Conservators Keep “Colors of the Oasis” Vibrant April 27, 2017
The textiles on display in Colors of the Oasis: Central Asian Ikats may be about 150 years old, but their rich hues have retained stunning vibrancy. Without experts like conservators, the vivid designs would be lost.
Esther Méthé, a textile conservator who is in private practice in Canada, teamed up with MFAH staff to help examine and install nearly 50 robes and panels in the exhibition. I chatted with her to find out what it’s like to help such precious textiles stay bright and well cared-for so that audiences today—and tomorrow—can enjoy the ikats’ fine craftsmanship.
Can you explain what conservators do, for those who may not know?
In general, the role of a conservator is to ensure that objects receive proper care. That includes examining objects to assess condition and needs for treatment, storage, and display methods, as well as thoroughly documenting actions taken with a work of art.
How are you involved with Colors of the Oasis: Central Asian Ikats? I understand you have a history with the exhibition.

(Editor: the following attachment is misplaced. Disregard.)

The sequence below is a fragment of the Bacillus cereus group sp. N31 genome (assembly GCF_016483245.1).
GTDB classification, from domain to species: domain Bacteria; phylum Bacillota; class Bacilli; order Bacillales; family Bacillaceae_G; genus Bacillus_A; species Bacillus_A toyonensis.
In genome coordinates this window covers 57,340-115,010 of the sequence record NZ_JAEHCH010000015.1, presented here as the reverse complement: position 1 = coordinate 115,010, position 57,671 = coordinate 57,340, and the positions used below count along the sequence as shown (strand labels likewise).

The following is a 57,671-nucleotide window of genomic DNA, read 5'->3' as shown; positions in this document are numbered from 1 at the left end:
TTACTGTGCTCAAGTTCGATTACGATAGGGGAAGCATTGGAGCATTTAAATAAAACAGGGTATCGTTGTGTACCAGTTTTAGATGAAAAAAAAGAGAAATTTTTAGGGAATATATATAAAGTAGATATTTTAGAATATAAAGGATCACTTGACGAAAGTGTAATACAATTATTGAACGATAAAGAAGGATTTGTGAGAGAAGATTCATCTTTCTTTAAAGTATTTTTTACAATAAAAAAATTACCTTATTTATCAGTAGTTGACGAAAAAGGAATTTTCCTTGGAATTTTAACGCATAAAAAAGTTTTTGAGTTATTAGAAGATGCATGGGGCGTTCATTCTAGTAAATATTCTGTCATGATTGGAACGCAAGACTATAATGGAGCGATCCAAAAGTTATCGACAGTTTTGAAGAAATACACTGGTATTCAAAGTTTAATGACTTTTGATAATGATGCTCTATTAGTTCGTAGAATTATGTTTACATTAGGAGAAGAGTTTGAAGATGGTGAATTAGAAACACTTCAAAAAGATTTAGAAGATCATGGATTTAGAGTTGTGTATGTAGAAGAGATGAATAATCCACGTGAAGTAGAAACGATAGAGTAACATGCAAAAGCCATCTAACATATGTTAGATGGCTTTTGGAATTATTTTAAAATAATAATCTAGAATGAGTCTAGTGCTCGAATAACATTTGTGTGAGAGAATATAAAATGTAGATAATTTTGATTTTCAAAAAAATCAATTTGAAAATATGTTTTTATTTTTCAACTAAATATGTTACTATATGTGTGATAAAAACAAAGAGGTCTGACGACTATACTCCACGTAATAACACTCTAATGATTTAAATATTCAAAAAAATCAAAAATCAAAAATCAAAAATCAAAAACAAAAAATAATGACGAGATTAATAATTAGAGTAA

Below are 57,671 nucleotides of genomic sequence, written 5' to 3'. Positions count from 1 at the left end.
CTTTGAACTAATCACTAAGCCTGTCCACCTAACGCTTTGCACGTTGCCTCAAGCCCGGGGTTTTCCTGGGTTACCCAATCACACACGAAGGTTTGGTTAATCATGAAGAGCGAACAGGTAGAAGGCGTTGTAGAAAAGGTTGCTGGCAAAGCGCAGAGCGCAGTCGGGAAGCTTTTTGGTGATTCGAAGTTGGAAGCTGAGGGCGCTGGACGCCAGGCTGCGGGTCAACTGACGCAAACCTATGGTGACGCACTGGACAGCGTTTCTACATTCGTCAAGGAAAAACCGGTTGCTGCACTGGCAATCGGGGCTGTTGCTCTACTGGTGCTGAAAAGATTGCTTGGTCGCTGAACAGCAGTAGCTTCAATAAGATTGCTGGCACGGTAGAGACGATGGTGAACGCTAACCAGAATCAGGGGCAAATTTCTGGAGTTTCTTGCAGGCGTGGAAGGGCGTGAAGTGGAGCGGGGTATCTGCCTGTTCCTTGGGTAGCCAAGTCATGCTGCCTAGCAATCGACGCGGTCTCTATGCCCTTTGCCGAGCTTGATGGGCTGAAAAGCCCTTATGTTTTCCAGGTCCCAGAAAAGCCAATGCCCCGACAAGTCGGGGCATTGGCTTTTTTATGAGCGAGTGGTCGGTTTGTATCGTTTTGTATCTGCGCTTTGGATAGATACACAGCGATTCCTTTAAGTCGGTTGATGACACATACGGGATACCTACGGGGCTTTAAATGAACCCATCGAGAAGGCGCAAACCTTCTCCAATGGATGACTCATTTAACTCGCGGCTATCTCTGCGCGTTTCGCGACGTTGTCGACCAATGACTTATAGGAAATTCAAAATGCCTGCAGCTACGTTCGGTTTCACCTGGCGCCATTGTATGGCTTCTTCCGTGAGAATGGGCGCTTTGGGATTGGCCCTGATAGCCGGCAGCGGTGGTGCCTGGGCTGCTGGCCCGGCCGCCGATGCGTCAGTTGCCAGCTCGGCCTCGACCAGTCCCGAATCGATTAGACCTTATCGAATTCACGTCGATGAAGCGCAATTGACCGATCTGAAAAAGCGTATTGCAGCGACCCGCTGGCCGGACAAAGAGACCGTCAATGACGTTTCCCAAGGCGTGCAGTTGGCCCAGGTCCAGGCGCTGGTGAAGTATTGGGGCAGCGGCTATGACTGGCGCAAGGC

From 2002 to 2015, I worked as chief conservator at the Textile Museum in Washington, D.C., which mounted the original iteration of this exhibition at the Textile Museum as well as in Seattle. Since I had worked on Colors of the Oasis before, I was asked to install it again in Houston.
How did you help prepare for this particular display at the MFAH?
I worked with Tessa Lummis, associate registrar from the GWU Museum and the Textile Museum; MFAH associate conservator Ingrid Seyb; and MFAH preparations staff to handle the objects, which included mounting the robes onto supports, adjusting padding, and so on. It was a very good team.
Esther Méthé (back, center) works with MFAH staff to place a woman’s robe onto a mount.
What are some conservation issues around dyes and fabrics?
Dyes, whether natural or synthetic, are susceptible to fading through light exposure. The sensitivity varies from dye to dye and is also influenced by other factors such as the dyeing methods. Light damage is cumulative and irreversible, so to be safe, the light level of textile exhibitions such as Colors of the Oasis is usually set quite low, and the period of exhibition is normally limited to few months.
What did the condition of the robes tell you about their history?
Clearly, these are valued objects. The repairs previously done on some of them shows that many people, likely past owners, took meticulous care of the robes.
See the textiles in “Colors of the Oasis” Central Asian Ikats,” on view in the Beck Building through June 4.
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